The Sin of Height

You put together two things that have not been put together before. And the world is changed. People may not notice at the time, but that doesn’t matter. The world has been changed nonetheless.


Colonel Fred Burnaby of the Royal Horse Guards, member of the Council of the Aeronautical Society, took off from the Dover Gasworks on March 23, 1882, and landed halfway between Dieppe and Neufchâtel.


Sarah Bernhardt had taken off from the center of Paris four years previously, and landed near Emerainville in the département of Seine-et-Marne.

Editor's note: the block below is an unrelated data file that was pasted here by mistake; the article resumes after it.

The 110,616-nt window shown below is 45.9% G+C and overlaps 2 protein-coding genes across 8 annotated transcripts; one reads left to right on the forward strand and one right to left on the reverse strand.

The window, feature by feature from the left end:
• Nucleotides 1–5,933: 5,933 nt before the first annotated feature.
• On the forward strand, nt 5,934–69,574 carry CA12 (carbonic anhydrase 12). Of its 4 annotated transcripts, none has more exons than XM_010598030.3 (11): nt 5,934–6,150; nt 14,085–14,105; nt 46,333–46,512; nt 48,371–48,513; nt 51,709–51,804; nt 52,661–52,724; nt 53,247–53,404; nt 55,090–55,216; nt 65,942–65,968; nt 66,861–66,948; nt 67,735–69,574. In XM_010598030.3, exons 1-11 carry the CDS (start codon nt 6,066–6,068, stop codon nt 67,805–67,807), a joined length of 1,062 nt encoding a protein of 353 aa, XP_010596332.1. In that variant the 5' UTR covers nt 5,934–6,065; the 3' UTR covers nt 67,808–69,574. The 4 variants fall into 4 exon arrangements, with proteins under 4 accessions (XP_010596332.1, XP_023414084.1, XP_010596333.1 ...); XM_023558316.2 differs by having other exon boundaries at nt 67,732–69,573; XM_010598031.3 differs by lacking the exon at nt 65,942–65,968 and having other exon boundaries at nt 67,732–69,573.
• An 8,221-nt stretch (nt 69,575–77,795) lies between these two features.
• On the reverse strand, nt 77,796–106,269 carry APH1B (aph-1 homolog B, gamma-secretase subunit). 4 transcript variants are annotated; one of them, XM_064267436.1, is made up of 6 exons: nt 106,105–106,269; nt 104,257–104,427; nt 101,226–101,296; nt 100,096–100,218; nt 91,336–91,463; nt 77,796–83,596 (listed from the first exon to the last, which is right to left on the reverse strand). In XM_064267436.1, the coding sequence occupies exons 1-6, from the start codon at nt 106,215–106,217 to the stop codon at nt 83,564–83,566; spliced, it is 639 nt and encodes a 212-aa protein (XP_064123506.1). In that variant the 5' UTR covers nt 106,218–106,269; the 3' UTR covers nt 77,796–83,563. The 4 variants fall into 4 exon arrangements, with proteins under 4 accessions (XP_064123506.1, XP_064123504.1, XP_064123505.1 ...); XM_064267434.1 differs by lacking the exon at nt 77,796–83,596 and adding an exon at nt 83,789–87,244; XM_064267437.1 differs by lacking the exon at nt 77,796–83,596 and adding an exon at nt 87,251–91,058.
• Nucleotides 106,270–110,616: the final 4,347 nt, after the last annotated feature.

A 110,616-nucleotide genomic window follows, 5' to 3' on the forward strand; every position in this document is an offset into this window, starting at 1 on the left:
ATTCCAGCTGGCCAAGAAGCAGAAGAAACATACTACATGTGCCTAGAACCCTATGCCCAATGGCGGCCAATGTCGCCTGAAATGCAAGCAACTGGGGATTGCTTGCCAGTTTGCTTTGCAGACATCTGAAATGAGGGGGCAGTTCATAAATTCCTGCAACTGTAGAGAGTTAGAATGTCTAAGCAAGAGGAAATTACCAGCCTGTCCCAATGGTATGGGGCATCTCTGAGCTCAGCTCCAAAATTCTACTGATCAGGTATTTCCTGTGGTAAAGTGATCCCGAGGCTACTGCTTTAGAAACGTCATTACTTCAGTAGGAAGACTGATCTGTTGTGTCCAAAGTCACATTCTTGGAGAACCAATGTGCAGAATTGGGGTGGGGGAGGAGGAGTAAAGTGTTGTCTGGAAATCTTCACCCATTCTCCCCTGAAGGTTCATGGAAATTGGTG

Félix Tournachon had taken off from the Champ de Mars in Paris on October 18, 1863; after being driven east by a gale for seventeen hours, he crash-landed close to a railway line near Hanover.


Fred Burnaby traveled alone, in a red-and-yellow balloon called the Eclipse. Its basket was five feet long, three feet wide, and three feet high. Burnaby weighed seventeen stone, wore a striped coat and a close skullcap, and to protect his neck from the sun made a puggaree of his handkerchief. He took with him two beef sandwiches, a bottle of Apollinaris mineral water, a barometer to measure altitude, a thermometer, a compass, and a supply of cigars.

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